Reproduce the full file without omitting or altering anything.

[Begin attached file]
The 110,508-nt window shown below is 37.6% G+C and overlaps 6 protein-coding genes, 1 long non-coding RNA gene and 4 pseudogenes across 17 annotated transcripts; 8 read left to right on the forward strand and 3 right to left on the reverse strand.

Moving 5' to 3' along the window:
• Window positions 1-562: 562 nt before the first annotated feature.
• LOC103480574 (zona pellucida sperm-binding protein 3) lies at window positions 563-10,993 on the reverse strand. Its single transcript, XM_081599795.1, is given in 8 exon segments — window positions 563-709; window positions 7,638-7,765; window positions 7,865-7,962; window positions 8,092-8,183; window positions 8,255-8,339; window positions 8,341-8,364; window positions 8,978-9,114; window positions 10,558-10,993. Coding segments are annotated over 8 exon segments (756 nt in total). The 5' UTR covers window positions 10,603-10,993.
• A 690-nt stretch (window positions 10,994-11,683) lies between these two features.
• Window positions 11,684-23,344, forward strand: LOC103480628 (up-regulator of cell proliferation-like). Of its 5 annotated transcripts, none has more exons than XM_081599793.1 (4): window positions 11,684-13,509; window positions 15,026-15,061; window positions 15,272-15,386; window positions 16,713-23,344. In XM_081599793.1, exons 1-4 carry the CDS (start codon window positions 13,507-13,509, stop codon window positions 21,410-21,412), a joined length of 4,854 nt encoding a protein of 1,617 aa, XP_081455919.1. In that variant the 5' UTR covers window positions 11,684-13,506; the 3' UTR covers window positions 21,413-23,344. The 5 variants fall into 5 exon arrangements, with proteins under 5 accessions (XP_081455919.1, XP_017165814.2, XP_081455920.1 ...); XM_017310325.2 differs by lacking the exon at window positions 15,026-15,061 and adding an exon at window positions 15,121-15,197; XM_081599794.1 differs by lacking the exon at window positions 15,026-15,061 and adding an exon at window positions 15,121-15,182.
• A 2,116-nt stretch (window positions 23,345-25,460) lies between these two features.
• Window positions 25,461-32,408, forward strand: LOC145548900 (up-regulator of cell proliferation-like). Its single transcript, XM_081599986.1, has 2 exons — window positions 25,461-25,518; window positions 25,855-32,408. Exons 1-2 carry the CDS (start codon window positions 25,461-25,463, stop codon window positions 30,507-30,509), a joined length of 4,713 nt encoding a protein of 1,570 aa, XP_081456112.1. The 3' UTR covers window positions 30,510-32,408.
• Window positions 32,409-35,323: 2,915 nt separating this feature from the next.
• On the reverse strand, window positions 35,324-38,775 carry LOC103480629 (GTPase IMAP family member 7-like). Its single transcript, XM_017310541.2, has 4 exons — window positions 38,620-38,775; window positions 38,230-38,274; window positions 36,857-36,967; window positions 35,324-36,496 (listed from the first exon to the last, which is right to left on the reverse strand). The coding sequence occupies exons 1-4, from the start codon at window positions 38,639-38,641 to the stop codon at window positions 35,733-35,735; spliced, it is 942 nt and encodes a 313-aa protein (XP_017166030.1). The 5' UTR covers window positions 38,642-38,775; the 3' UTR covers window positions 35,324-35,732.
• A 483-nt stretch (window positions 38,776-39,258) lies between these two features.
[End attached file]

The 110,508-nt window shown below is 37.6% G+C and overlaps 6 protein-coding genes, 1 long non-coding RNA gene and 4 pseudogenes across 17 annotated transcripts; 8 read left to right on the forward strand and 3 right to left on the reverse strand.

Moving 5' to 3' along the window:
• Window positions 1-562: 562 nt before the first annotated feature.
• LOC103480574 (zona pellucida sperm-binding protein 3) lies at window positions 563-10,993 on the reverse strand. Its single transcript, XM_081599795.1, is given in 8 exon segments — window positions 563-709; window positions 7,638-7,765; window positions 7,865-7,962; window positions 8,092-8,183; window positions 8,255-8,339; window positions 8,341-8,364; window positions 8,978-9,114; window positions 10,558-10,993. Coding segments are annotated over 8 exon segments (756 nt in total). The 5' UTR covers window positions 10,603-10,993.
• A 690-nt stretch (window positions 10,994-11,683) lies between these two features.
• Window positions 11,684-23,344, forward strand: LOC103480628 (up-regulator of cell proliferation-like). Of its 5 annotated transcripts, none has more exons than XM_081599793.1 (4): window positions 11,684-13,509; window positions 15,026-15,061; window positions 15,272-15,386; window positions 16,713-23,344. In XM_081599793.1, exons 1-4 carry the CDS (start codon window positions 13,507-13,509, stop codon window positions 21,410-21,412), a joined length of 4,854 nt encoding a protein of 1,617 aa, XP_081455919.1. In that variant the 5' UTR covers window positions 11,684-13,506; the 3' UTR covers window positions 21,413-23,344. The 5 variants fall into 5 exon arrangements, with proteins under 5 accessions (XP_081455919.1, XP_017165814.2, XP_081455920.1 ...); XM_017310325.2 differs by lacking the exon at window positions 15,026-15,061 and adding an exon at window positions 15,121-15,197; XM_081599794.1 differs by lacking the exon at window positions 15,026-15,061 and adding an exon at window positions 15,121-15,182.
• A 2,116-nt stretch (window positions 23,345-25,460) lies between these two features.
• Window positions 25,461-32,408, forward strand: LOC145548900 (up-regulator of cell proliferation-like). Its single transcript, XM_081599986.1, has 2 exons — window positions 25,461-25,518; window positions 25,855-32,408. Exons 1-2 carry the CDS (start codon window positions 25,461-25,463, stop codon window positions 30,507-30,509), a joined length of 4,713 nt encoding a protein of 1,570 aa, XP_081456112.1. The 3' UTR covers window positions 30,510-32,408.
• Window positions 32,409-35,323: 2,915 nt separating this feature from the next.
• On the reverse strand, window positions 35,324-38,775 carry LOC103480629 (GTPase IMAP family member 7-like). Its single transcript, XM_017310541.2, has 4 exons — window positions 38,620-38,775; window positions 38,230-38,274; window positions 36,857-36,967; window positions 35,324-36,496 (listed from the first exon to the last, which is right to left on the reverse strand). The coding sequence occupies exons 1-4, from the start codon at window positions 38,639-38,641 to the stop codon at window positions 35,733-35,735; spliced, it is 942 nt and encodes a 313-aa protein (XP_017166030.1). The 5' UTR covers window positions 38,642-38,775; the 3' UTR covers window positions 35,324-35,732.
• A 483-nt stretch (window positions 38,776-39,258) lies between these two features.